Breast milk is the best food for babies. Until six months of age an exclusively breast-fed baby needs little else, and you introduce baby foods slowly after that. Many doctors recommend breastfeeding your child at least for a year. But if you need to wean your child before she is a year old, replacing breast feedings with bottle feedings, cup feedings, and food is your best option.
Decide on a weaning schedule.
You need to taper off gradually, not just immediately stop breastfeeding. Based on how long you have determined you have and then number of feedings you give your child per day, you will be able to figure out how to best wean your baby. It’s important to start slowly, both for you and the baby. He needs to get used to not breastfeeding, and your body needs to let down from producing milk.
Weaning can be very tough for both the mother and the baby — be mentally ready for a challenge.
Start replacing breastfeeding with bottle feeding.
The easiest way to start moving your baby away from being dependent upon breastfeeding is to move her onto drinking formula from a bottle. Babies should not drink milk until they are a year old — then you can let them drink milk from a bottle as well. You can also try replacing breast feeding with formula in a cup if your baby seems ready. There are many options of cups meant for babies over six months old.
Replace one of the feedings per day with a bottle.
Start with her least favorite feeding.
After a few days or longer, replace another feeding with a bottle feed.
Continue replacing bottles for times you typically breastfeed.
Stay out of the room for the bottle feeding.
Babies can smell milk and understand when you’re near. Get someone else to do the feeding when you can.
Avoid making the act of not breastfeeding a big issue. Babies can take different amounts of time to finally stop breastfeeding.
If you with hold the breast from the baby and she is gesturing her desire for it (licking lips, placing hands on your breast) it might make it into an issue when it wasn’t before. Try distracting her before she can start getting interested in breastfeeding at times when she typically wants to nurse.
Work on phasing out the night feedings.
Breastfeeding your baby at night and in the early morning are often the most difficult habits to break. Many babies find it very comforting to fall asleep right after breastfeeding, or eat immediately upon waking. Some children might take easily to a bottle instead of the breast, but many like the comfort and closeness of breastfeeding and will resist switching to a bottle.
Try holding your baby in the same position as you do when breastfeeding when you try to give him a bottle.
Start a new bedtime routine.
Rather than the feedings being what you and your baby do to snuggle down, think about other ways she could relax. Some of the ways you can try to get your baby to sleep include:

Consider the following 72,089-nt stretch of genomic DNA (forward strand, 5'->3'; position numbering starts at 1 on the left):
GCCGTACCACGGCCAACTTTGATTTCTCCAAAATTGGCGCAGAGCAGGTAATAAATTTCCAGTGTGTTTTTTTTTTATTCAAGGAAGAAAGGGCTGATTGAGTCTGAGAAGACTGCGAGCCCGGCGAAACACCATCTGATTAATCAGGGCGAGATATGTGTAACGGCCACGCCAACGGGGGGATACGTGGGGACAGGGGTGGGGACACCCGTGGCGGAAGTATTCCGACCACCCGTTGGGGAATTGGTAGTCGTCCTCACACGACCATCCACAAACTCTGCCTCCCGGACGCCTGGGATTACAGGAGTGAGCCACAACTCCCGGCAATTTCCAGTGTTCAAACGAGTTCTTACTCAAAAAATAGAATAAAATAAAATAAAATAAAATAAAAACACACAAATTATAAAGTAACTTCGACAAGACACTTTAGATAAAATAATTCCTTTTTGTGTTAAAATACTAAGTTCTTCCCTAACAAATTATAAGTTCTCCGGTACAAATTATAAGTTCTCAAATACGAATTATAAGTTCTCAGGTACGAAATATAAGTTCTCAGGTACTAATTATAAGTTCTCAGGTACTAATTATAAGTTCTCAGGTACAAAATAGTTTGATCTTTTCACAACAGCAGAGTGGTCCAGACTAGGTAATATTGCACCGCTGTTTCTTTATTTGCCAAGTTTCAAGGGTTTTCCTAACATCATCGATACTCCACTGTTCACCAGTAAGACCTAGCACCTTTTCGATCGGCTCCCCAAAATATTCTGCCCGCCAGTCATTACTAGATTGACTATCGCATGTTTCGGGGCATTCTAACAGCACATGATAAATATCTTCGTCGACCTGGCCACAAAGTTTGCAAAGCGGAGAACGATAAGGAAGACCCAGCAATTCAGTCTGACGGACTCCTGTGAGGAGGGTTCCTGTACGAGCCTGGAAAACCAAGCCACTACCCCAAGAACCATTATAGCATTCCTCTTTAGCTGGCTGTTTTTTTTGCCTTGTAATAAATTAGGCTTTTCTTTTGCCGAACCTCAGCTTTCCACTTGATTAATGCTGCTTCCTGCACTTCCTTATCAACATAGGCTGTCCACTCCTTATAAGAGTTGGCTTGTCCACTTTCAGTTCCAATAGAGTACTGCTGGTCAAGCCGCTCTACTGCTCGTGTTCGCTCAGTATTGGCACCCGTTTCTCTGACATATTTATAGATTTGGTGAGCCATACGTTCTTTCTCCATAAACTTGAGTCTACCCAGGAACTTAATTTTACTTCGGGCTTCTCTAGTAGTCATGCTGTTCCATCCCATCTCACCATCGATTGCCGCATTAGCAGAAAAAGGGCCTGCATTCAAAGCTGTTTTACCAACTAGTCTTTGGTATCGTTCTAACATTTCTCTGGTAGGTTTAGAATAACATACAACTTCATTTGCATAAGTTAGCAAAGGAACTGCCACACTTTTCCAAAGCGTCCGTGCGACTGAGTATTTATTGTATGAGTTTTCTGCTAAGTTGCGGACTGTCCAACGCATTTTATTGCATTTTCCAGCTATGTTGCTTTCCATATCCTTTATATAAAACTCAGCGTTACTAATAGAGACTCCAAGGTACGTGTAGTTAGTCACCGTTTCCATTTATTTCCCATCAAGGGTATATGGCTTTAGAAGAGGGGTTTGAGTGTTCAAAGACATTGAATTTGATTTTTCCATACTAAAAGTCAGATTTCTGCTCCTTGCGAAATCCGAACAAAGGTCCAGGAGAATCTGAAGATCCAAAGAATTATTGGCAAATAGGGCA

- Singing to your baby
- Reading books to your baby
- Patting your baby’s back
Feeding the Baby Solid Foods
Find good solid foods to supplement your baby’s nutritional intake. If your baby is over six months old, it’s time to begin solid foods. Any earlier, and babies’ heads and necks tend to not be strong enough to support swallowing solids. Some foods are particularly good when weaning your baby.
Weaning foods are complementary in nature that is, they complement mother’s milk. The basic purpose of introducing these foods is:
- to provide taste and variety to the baby’s diet.
- to provide the “missing” nutrients.
- to teach the baby swallowing, chewing and eating skills.
- to habituate the baby to the exact taste and flavor of home meals.
Begin with liquids, then go on to semi-solids and finally to normal home foods. By the age of ten months, the baby should be eating an almost full diet.
Most pre-made baby foods have “stages” of foods to help you decide which foods to start with. Many parents start with rice or other grain cereals and go on to vegetables or fruits next.
Do not expect the baby to swallow much food.
He is still learning to chew/swallow the food, and there will be times when the baby seems to be “refusing” the food, or even “throwing” it back out, when actually, he is just unable to co-ordinate his mouth and tongue movements sufficiently enough to put the food inside.
Start with just one to two tablespoons of solid food and increase over time as you baby wants more.
Begin the weaning process with just one food.
Give this food daily for the first three to four days. Ensure that she is able to eat it, digest it and remain free from any allergic symptoms like coughing, loose bowel movements, or rashes. After the four days or so are up, start with another new item. A food item that does not agree with the baby can be re-tried after some weeks as long as it doesn’t cause hives, wheezing, swelling, or trouble breathing.
In cases of families with a history of food allergies, atopic eczema, drug intolerance etc, new foods should be tried with caution.
Baby foods should be only mildly flavored and taste as neutral as possible. Unduly sweet, sour, salty or pungent foods are not recommended.
Offer water with weaning foods. You can provide them with a cup and spoon or use a sippy cup.